A Housekeeper Was Accused of Murdering a Woman Staying Alone in an Andheri Flat
On Sunday night, the police found 25-year-old Rupal Ogrey – a trainee air hostess – dead in her apartment in Marol, Mumbai. Ogrey originally hailed from Chhattisgarh, but had shifted to Mumbai earlier this year and was undergoing her training with Air India. The police have since arrested a cleaning staff member, Vikram Atwal, who, as The Indian Express reported, is suspected to have slit Ogrey’s throat after allegedly attempting to sexually assault her. The incident came to light when Ogrey’s family tried contacting her earlier that afternoon. Receiving no response, they informed her friends who reached her flat, only to find it locked. Her friends had then alerted the police who entered the apartment using a duplicate key and found Ogrey’s body.
According to reports, Atwal and Ogrey had had an argument a few days prior to the incident. Ogrey lived with her sister and her sister’s partner, but had been alone in the apartment for a few days as the others had returned home. Atwal had drawn the police’s attention due to the fresh injuries he had allegedly suffered during the scuffle with Ogrey, which he was unable to satisfactorily explain. His movement had also been captured on CCTV cameras. “Atwal’s intention was to take advantage of the woman who was alone and he went prepared. He had bought a big sharp knife from a shop in the locality. The shopkeeper’s statement would also be recorded along with the doctor to whom Atwal had visited for treating his injuries,” a police officer told The Indian Express. Ogrey’s body has been sent for an autopsy, while the police are currently investigating the case.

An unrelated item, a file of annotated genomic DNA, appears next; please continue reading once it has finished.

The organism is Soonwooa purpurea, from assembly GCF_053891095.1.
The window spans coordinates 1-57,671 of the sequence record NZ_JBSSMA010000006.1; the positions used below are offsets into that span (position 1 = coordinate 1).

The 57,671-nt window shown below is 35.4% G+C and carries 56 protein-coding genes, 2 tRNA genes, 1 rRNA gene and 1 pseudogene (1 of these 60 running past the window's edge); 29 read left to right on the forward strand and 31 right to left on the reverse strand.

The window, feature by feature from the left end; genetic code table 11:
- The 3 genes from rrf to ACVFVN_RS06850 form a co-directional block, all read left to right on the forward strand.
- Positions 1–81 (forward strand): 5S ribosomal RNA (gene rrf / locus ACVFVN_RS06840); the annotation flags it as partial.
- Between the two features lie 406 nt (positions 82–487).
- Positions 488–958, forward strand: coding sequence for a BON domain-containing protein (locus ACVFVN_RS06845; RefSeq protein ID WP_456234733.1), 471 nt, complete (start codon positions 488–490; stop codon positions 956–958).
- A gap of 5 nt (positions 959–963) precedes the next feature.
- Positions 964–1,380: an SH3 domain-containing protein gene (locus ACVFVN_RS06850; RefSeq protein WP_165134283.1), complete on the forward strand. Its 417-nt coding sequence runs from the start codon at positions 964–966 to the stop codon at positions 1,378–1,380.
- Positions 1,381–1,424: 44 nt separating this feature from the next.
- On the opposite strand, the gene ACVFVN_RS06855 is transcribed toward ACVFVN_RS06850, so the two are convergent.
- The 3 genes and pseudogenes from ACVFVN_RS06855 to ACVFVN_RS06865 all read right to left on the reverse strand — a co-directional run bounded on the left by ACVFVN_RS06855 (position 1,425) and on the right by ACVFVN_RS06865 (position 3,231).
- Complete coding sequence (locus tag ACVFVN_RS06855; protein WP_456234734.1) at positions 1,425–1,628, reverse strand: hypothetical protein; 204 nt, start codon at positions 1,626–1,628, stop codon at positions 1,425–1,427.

The shocking incident has, once again, forced the issue of women’s safety, or the lack thereof, into the spotlight. Questions are being raised about whether Mumbai – once considered comparatively safe for women – has gone the way of other major Indian cities. The issue of women’s safety has also raised the concern of what constitutes an adequate response to ending violence against women. In the past, arguments have often veered towards increased surveillance, more rules to govern safety and greater policing. However, such steps – though undoubtedly important – are also rooted in a protectionist ideology that undermines women’s autonomy.
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Protectionism, as defined by Carrie Shelver, Manager of Sexual Rights Initiative’s (SRI) Geneva office, views certain individuals – such as gendered and sexualized minorities – as “naturally” vulnerable to violence and discrimination. The responses emerging from such a worldview, then, serve to limit their agency in the name of protection. It’s a paternalistic attitude, one that has found its way into policies on gender-based violence across the world. “Protectionist policies and practices ostensibly aim to reduce an individual’s or a group’s vulnerability to discrimination and violence,” the Sexual Rights Initiative noted, while outlining arguments from a panel event on the topic. “Despite their ubiquity, such policies and programmes offer their benefits at the expense of people’s autonomy and freedom and fail to deliver on even the modest promises they make. Instead, these policies, more often than not, deepen the inequality and marginalization of the very people they claim to protect, and neglect to address systemic inequality and the root causes of discrimination and violence.”
Take the issue of surveillance as a response to gender-based violence. In 2021, the Lucknow police announced their plan to install cameras with facial-recognition technology to identify women in distress. In the same year, the Chief Minister of Madhya Pradesh, Shivraj Singh Chouhan, announced a system where women moving out of their homes for work would have to register themselves at the local police station. The police would then track these women to ensure they remain safe. Such measures, that impose restrictions on women’s mobility and autonomy in the name of safety, have been criticized time and again. Meanwhile, apartment complexes and gated societies in affluent parts of cities are already surveilling domestic workers through apps, which – Rest of World reported – monitor their movements, often without their knowledge, and become the means to perpetuate further discrimination. Such measures only serve to control marginalized populations, and do little in the way of addressing the root causes of gender-based violence or, in the latter’s case, safety concerns.